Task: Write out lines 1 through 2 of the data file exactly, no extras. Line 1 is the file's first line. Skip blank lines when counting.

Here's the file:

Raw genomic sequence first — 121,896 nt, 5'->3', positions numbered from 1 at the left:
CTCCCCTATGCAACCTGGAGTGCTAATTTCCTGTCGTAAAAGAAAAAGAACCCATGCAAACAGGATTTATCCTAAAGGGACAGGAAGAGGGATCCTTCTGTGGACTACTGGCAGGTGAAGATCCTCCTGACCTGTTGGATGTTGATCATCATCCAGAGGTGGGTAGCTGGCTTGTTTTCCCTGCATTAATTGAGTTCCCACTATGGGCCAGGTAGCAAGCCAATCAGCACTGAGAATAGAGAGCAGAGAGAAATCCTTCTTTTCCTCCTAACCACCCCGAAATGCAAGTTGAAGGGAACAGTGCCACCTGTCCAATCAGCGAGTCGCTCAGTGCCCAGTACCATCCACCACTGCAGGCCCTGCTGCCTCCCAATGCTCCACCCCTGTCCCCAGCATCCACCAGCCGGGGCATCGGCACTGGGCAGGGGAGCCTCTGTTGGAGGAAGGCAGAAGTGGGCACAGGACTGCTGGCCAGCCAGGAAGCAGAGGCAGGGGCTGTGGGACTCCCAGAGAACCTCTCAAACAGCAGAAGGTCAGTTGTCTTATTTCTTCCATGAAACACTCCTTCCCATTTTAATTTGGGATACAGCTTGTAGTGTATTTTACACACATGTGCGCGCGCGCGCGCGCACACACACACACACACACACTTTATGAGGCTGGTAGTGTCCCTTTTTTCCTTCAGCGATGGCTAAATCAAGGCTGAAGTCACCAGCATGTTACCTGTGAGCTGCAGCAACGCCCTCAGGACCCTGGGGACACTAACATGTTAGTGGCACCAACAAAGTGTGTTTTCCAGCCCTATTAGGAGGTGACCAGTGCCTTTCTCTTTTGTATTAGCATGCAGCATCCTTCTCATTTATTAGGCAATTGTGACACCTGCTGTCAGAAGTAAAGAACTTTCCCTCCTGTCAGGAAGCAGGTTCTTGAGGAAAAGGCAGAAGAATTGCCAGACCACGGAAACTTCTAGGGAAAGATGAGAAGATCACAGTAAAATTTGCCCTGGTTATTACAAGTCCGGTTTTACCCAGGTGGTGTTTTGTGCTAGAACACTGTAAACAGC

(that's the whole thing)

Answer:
Raw genomic sequence first — 121,896 nt, 5'->3', positions numbered from 1 at the left:
CTCCCCTATGCAACCTGGAGTGCTAATTTCCTGTCGTAAAAGAAAAAGAACCCATGCAAACAGGATTTATCCTAAAGGGACAGGAAGAGGGATCCTTCTGTGGACTACTGGCAGGTGAAGATCCTCCTGACCTGTTGGATGTTGATCATCATCCAGAGGTGGGTAGCTGGCTTGTTTTCCCTGCATTAATTGAGTTCCCACTATGGGCCAGGTAGCAAGCCAATCAGCACTGAGAATAGAGAGCAGAGAGAAATCCTTCTTTTCCTCCTAACCACCCCGAAATGCAAGTTGAAGGGAACAGTGCCACCTGTCCAATCAGCGAGTCGCTCAGTGCCCAGTACCATCCACCACTGCAGGCCCTGCTGCCTCCCAATGCTCCACCCCTGTCCCCAGCATCCACCAGCCGGGGCATCGGCACTGGGCAGGGGAGCCTCTGTTGGAGGAAGGCAGAAGTGGGCACAGGACTGCTGGCCAGCCAGGAAGCAGAGGCAGGGGCTGTGGGACTCCCAGAGAACCTCTCAAACAGCAGAAGGTCAGTTGTCTTATTTCTTCCATGAAACACTCCTTCCCATTTTAATTTGGGATACAGCTTGTAGTGTATTTTACACACATGTGCGCGCGCGCGCGCGCACACACACACACACACACACTTTATGAGGCTGGTAGTGTCCCTTTTTTCCTTCAGCGATGGCTAAATCAAGGCTGAAGTCACCAGCATGTTACCTGTGAGCTGCAGCAACGCCCTCAGGACCCTGGGGACACTAACATGTTAGTGGCACCAACAAAGTGTGTTTTCCAGCCCTATTAGGAGGTGACCAGTGCCTTTCTCTTTTGTATTAGCATGCAGCATCCTTCTCATTTATTAGGCAATTGTGACACCTGCTGTCAGAAGTAAAGAACTTTCCCTCCTGTCAGGAAGCAGGTTCTTGAGGAAAAGGCAGAAGAATTGCCAGACCACGGAAACTTCTAGGGAAAGATGAGAAGATCACAGTAAAATTTGCCCTGGTTATTACAAGTCCGGTTTTACCCAGGTGGTGTTTTGTGCTAGAACACTGTAAACAGC